Rating: 3.95 stars
Cultish: The Language of Fanaticism by Amanda Montell
This was a favorite read of last year and gotta tell you, it really holds up on a second read. A great look at the ways "cults", be them religious, MLMs, workouts, use language. It's fascinating and I was going to say without being judgmental but yeah, it is judgmental at time (and I'd say with good reason). But it's generally not judgmental of those taken in by the language but rather of the institutions that use them. One I'm sure I'll reread again.
Rating: 5 stars
Goodbye, Vitamin by Rachel Khong
A book club selection, the story about a woman named Ruth whose personal life has blown up. Her finance, whom she left school just seven months shy of graduating to be with, has left her for someone else. She finds herself 30 and a bit directionless, so when her father's health prompts her mother to ask her to spend a year at home helping to take care of him, she takes the opportunity and documents the days in her journal. Much of the book is focused on her relationship with her father and helping to take care of him as his recent Alzheimer's diagnosis gets worse.  (Something most summaries leave out and would have been nice to know for most of us going into reading this for our book club.) Almost all of the characters are well-developed and three dimensional (though her mother could use some work) and while no one is perfect, there is little judgment cast about. The story isn't too heavy, despite the weighty conceit, but there isn't a huge amount of growth or change from the characters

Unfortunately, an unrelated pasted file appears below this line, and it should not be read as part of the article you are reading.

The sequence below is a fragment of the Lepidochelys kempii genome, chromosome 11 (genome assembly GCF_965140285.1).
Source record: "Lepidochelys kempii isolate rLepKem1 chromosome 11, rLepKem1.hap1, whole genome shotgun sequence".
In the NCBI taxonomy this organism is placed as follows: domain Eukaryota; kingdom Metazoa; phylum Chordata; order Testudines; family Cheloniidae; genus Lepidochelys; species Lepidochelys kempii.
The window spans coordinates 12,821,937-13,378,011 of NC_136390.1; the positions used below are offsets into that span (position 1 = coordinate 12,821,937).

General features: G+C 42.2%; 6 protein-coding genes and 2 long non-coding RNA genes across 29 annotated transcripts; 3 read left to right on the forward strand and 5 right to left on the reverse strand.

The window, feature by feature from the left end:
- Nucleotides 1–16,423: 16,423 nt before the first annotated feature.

Rating: 3.75 stars
How To Be Perfect: The Correct Answer to Every Moral Question by Michael Shur
I will start this by saying I love the The Good Place. It was, and is, one of my favorite shows. That alone was enough to get me to check out this book (that and a positive review from the podcast For Real). This book is Shur's collection of everything he learned about moral philosophy in his research for the show. It's a layman's introduction to moral philosophy that is funny and the audiobook is read by Shur and a bunch of actors from The Good Place. The concepts he goes into can be difficult and contradictory and frustrating, but Shur makes it accessible. I was disappointed when I realized the book was ending; I could have easily done another hour
Rating: 5 stars
The Storyteller: Tales of Life and Music by Dave Grohl
When I saw Grohl had written a book and not only that but narrated the audiobook, it was a no brainer to check it out. It's a collection of essays about Grohl's life and it's been a crazy one. The opening essay was my favorite, with Grohl mixing his life as a dad with how he got to the point of playing sold out stadiums. And admittedly, my favorite stories were the ones that involved his family and where he is now. But that's not to say that the stories of him getting his musical start, playing in Nirvana, almost joining Tom Petty and the Heartbreakers, forming the Foo Fighters and 1000 other things. At times the stories involve a lot of lists, of musicians and bands, producers and venues that can get a bit repetitive. And the stories could have VERY easily gone into a boring "look how great I am" territory (and there is a LOT of name dropping) but Grohl manages to come off so humbled by everything that has happened to him. Highly recommend listening to him telling the stories
Rating: 3.5 stars

Total pages read
2,098 - I was on a role in Jan. Will I be able to keep this up throughout the year? Probably not


Female authors

BIPOC authors

US authors

Book format
Audiobook: 86%
Hardback: 14%

Where'd I get the book
Gift: 29%
Kindle/Audible: 14%
Library: 57%


Book club

Decade published
2010s: 14%
2020s: 86%

The Bullet That Missed is by a UK author
Goodbye, Vitamin is by an Asian-American author